We have also been supported by the government to start a program of support for young women and girls still at school with entrepreneur and business skills. The future of the modern economy depends upon harnessing all our capabilities, and for too long women have been stereotyped away from pursuing a future in business. We intend to un-stereotype that view.
Why small business health is important
If it has been a good year for most small business owners it means it’s more likely others will have had a good year. That includes employees, families, communities, local charities, local sporting teams and local culture. And even many big businesses who need small business to survive and thrive.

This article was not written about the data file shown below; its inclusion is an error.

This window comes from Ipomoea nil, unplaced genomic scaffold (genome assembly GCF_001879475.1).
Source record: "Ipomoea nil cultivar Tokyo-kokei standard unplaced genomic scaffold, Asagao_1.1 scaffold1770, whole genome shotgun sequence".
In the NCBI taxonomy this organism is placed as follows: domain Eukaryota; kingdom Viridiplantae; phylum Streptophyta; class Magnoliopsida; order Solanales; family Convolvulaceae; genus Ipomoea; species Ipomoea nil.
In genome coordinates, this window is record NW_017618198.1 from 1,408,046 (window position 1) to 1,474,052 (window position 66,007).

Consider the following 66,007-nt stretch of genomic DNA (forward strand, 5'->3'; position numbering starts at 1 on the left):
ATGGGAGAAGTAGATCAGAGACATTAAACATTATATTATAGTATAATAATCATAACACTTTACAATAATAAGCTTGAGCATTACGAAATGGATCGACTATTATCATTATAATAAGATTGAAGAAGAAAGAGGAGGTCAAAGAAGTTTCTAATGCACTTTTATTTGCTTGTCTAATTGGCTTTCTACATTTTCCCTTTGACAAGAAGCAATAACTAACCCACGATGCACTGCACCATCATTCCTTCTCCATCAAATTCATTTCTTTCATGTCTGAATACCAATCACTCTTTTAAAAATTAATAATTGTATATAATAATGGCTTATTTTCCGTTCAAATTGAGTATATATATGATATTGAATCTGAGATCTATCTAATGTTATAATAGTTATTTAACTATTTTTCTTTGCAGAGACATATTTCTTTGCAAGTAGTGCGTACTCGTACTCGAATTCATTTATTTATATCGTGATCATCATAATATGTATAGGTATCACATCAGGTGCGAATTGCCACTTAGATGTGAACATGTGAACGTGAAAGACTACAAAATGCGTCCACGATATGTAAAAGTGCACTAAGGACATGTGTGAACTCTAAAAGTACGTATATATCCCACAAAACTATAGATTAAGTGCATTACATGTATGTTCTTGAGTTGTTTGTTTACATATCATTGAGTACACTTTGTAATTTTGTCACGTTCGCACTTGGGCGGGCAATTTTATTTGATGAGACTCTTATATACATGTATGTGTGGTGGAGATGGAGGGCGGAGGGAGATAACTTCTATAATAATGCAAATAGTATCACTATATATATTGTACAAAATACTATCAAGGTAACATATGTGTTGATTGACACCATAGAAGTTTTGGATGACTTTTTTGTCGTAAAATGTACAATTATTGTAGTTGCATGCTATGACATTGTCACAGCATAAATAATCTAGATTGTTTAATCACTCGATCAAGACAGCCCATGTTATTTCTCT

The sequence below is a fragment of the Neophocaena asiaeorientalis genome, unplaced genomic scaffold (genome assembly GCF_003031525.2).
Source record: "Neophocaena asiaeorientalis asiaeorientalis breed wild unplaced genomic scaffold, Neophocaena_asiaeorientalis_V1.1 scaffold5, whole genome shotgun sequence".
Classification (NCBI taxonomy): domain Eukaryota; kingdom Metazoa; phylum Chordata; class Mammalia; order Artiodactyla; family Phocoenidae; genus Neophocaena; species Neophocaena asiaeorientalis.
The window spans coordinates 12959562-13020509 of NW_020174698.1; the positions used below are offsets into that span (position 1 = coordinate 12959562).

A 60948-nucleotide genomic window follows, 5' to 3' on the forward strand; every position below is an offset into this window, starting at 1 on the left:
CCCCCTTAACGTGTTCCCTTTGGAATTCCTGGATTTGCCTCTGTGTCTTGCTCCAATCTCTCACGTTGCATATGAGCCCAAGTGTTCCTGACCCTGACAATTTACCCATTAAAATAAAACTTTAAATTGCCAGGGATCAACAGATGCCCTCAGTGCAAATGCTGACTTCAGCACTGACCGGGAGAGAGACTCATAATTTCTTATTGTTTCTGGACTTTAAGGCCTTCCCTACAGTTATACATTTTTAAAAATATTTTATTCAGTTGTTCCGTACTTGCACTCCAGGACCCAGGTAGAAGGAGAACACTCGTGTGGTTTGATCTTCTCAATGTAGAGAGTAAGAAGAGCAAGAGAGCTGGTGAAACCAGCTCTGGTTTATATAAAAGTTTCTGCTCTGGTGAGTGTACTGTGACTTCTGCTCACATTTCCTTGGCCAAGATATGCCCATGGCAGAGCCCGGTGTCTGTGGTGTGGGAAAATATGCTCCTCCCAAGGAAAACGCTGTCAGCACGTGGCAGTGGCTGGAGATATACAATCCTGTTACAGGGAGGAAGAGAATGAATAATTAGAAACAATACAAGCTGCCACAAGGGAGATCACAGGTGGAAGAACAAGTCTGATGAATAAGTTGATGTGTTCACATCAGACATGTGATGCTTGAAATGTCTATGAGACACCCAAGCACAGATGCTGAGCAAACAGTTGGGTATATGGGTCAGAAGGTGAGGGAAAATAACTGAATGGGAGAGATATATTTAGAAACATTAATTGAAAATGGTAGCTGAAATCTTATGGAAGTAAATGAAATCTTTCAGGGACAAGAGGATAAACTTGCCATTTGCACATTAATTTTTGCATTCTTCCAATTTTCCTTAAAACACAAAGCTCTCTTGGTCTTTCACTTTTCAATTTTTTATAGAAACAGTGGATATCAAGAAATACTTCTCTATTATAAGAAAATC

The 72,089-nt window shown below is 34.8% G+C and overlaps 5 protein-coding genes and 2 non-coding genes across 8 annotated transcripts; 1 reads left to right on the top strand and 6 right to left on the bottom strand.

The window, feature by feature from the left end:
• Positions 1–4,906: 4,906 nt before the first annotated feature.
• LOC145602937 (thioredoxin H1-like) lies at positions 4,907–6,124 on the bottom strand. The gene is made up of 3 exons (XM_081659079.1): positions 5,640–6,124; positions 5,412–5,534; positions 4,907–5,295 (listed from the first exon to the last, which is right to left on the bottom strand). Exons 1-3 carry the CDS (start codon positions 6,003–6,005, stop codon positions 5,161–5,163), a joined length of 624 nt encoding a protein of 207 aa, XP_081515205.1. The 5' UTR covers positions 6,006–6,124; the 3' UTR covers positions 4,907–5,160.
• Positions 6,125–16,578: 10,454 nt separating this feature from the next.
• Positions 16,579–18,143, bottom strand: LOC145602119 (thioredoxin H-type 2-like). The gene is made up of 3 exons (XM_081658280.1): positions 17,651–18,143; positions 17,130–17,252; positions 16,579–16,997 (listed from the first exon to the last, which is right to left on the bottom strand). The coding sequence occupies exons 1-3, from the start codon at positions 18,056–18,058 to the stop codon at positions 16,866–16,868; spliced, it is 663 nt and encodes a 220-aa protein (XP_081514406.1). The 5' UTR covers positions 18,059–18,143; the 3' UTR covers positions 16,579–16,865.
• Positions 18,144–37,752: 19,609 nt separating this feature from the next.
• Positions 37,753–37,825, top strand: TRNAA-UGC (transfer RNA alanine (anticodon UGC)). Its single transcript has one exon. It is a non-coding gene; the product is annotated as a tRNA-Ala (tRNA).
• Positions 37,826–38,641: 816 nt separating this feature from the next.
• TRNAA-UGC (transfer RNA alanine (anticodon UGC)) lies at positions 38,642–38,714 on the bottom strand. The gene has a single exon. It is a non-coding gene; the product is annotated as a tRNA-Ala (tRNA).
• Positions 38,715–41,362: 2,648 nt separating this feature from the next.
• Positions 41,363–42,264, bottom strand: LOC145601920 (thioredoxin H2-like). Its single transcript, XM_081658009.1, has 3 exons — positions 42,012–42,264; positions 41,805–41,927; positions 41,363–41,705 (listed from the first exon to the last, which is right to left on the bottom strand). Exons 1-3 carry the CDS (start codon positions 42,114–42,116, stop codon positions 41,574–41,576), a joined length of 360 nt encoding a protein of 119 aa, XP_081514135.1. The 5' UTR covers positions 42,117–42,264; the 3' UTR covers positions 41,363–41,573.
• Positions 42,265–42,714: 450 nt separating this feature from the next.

Our small business community includes as a short (and incomprehensive) summary: newsagents, hairdressers, bookshops, pharmacists, small supermarkets, butchers, asset finance brokers, specialist human resource advisers, communication contractors, micro businesses, regional business, servos, farmers, owner drivers, real estate agents, IT experts, panel beaters, horticulturalists, nurseries, traditional medicine providers, financial advisers, stock-takers, bookkeepers, accountants, doctors, specialists, motel owners, taxi drivers, recyclers, cafes, pubs, restaurants, printers, candlestick makers, tinkers, tailors, spies, sail makers, artists, actors, proofreaders — and the list goes on and on and on and on.